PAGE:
As a man who often speaks in the couplets and chiasma of a Californian self-help guru and pursues enlightenment among the slings and arrows life as a prizefighter affords him, Anthony Joshua will surely embrace the truth his rematch with Mexican Andy Ruiz should provide. The British giant is likely to learn more about his mettle as a fighter this weekend than in any of his preceding encounters and, whether victorious or not, will also reveal much about his own character to those, like me, who questioned his ability to reinvent himself following such a humbling defeat.
Irrespective of the outcome of the rematch there will be a satisfaction, a solace or consolation at least, in the clarity of the result. Providing controversy doesn’t visit, Joshua’s boldness in seeking redemption when more pragmatic options were available will be lauded. For there are many fighters who would’ve sought a more circuitous route back to the top and many of us watching from the ringside or the comfort of our sofas who would have accepted the pragmatism it would’ve represented.
This isn’t the storyline Joshua had planned of course. Defeat, and a rematch to reclaim only that which was lost, wasn’t the script the 30 year old had mapped out with the Matchroom Sports ‘cartographers’. The dance toward transcendence had been performed with barely a misstep. And yet, with his eyes searching the horizon for grander destinations, for influence and affluence beyond the confines of the sport Joshua discovered but a decade earlier, it was the unseen hazard, disguised beneath the Trojan horse of Andy Ruiz’s physique, that tripped him up.
Andy Ruiz would have the advantage of speed against most contemporary heavyweights, particularly ones as sculptured and statuesque as Joshua was back in New York. Ruiz can fight too. There are few Mexican fighters who can’t, whether prepared, motivated, over-matched, decrepit or all of the above. No matter the perceived disadvantage they may be battling and with the acknowledgement of the cliche the sentiment represents, Mexican boxers can never be overlooked. A lesson Joshua has had to learn publicly and via boxing’s most brutal pedagogy.
Ruiz’s strengths and the soundness of his boxing fundamentals, remain camouflaged by a moon-faced, grateful expression and a roll of pink molasses where muscle is presumed to reside. Ruiz may prove to be no more than incongruous outlier to the accepted wisdom of what makes a modern big man. An anomaly if you will. It is possible he may be at the vanguard of a more modestly dimensioned era, one in which 220 pounds or 6ft 3 inches in height are the new, or rediscovered, optima. Or, Saturday may pivot perceptions once again. A crushing defeat will diminish the value of his victory in June, as well as add the blemish of another defeat to the contentious loss versus Joseph Parker three years ago. “It was a fluke”, will be an unfortunate sobriquet for the upset win he scored at Madison Square Gardens. But it will stick nevertheless. Boxing doesn’t do sentiment.
Ruiz is fighting to keep not only the baubles he won in June but to ensure that victory retains the significance it held when he punched his way to it.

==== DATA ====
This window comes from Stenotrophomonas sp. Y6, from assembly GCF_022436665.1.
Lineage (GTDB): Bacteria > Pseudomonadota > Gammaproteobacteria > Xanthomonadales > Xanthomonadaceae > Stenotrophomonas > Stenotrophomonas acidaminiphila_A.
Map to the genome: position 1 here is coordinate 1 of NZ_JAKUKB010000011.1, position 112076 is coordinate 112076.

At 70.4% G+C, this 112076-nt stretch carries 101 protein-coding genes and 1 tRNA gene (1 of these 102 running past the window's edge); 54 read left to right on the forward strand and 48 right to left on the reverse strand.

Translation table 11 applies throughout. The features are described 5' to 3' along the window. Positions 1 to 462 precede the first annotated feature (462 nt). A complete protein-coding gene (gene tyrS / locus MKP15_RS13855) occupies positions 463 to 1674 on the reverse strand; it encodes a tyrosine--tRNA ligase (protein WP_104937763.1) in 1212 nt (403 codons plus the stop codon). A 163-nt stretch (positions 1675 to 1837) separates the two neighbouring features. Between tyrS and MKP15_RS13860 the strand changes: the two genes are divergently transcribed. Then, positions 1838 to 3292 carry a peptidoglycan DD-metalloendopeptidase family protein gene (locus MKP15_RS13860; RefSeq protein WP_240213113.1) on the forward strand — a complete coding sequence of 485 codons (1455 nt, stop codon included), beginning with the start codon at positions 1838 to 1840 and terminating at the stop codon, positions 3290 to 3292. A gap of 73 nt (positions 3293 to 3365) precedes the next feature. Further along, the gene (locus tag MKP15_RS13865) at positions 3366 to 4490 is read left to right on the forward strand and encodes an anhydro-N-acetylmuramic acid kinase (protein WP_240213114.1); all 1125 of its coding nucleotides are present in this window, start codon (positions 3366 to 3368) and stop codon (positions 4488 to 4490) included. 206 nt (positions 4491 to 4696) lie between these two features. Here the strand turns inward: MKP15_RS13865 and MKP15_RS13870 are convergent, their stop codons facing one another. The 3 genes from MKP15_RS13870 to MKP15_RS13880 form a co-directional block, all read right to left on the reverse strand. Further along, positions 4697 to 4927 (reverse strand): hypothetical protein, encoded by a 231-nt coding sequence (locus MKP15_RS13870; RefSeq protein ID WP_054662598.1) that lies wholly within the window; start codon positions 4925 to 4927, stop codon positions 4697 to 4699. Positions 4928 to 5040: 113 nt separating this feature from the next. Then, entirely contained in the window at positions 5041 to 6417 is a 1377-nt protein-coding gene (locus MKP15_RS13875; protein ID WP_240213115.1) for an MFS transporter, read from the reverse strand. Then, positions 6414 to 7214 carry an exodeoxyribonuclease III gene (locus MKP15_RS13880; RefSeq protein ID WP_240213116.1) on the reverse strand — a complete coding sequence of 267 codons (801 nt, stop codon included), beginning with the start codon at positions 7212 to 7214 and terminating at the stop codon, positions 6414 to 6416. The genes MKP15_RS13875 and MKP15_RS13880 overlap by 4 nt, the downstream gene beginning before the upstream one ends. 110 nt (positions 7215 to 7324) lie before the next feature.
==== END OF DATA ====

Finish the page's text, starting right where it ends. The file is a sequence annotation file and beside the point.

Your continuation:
On June 1st, Joshua woke as the heavyweight division’s crown prince, heir apparent to a throne occupied by the vanquished Wladimir Klitschko, countryman Lennox Lewis before him and backward in time to his ultimate idol, Muhammad Ali.
By June 2nd that kingdom was ransacked and the four belts he began the weekend with dramatically wrestled from his grasp. The outcome scoffed at his pretensions and rendered Joshua a sorry figure, arms splayed out to the top rope to his left and right, blood seeping from his nose. He was disappointed not to continue, to his credit, and in not proposing any excuse in the immediate aftermath deserved further respect for meeting disaster with the charm he had largely welcomed the triumphs that preceded it.
But, as with all sporting figures lofted high by the press, the fall attracted cynicism about his true quality as widely disproportionate to the loss as the consideration of him alongside those greats he succeeded had been in the prelude to the fight. There is little space for anything other than binary opinions these days. No grey, only black and white. In or out, yes or no, legend or bum.
Joshua has many attributes and sufficient remaining prime to build a legacy worthy of the bastardised term, but his defeat did expose the myopia his commercial brand had encouraged and brought a more considered evaluation of his capabilities and standing.
He is better than his performance in June, but, equally, he has much to do to reignite the premature comparison with the likes of Lennox, Joe, George and Mike he’d begun to attract.
History reminds us that rematches are more likely to provide a continuum from the outcome of the first. Tunney, Ali, Liston, Holyfield all offer evidence to support the theory, and whilst the same Ali, as well as Patterson, Joe Louis and Lennox substantiate the opposite, there remains much to conclude Ruiz will do it again.
The revelation Joshua expects to be as much as 10 pounds lighter and has returned to boxing 101 and away from the pseudoscience of weight lifting and associated training encourages doubt in my previously firm belief Ruiz will win again. There is a sense among the great and good of boxing that Joshua will look to accomplish more from distance, to control the pace of the fight with his jab and to impose himself physically by clinching when Ruiz closes the gap.
All very well. Until he gets hit in the face. For my own conclusion is Joshua will find it hard to resist the desire to knock out Ruiz and convey the idea that the preceding defeat was an abomination. A fluke.
The very idea Ruiz is trying to suffocate.
Sky Sports Box Office host the event in the UK.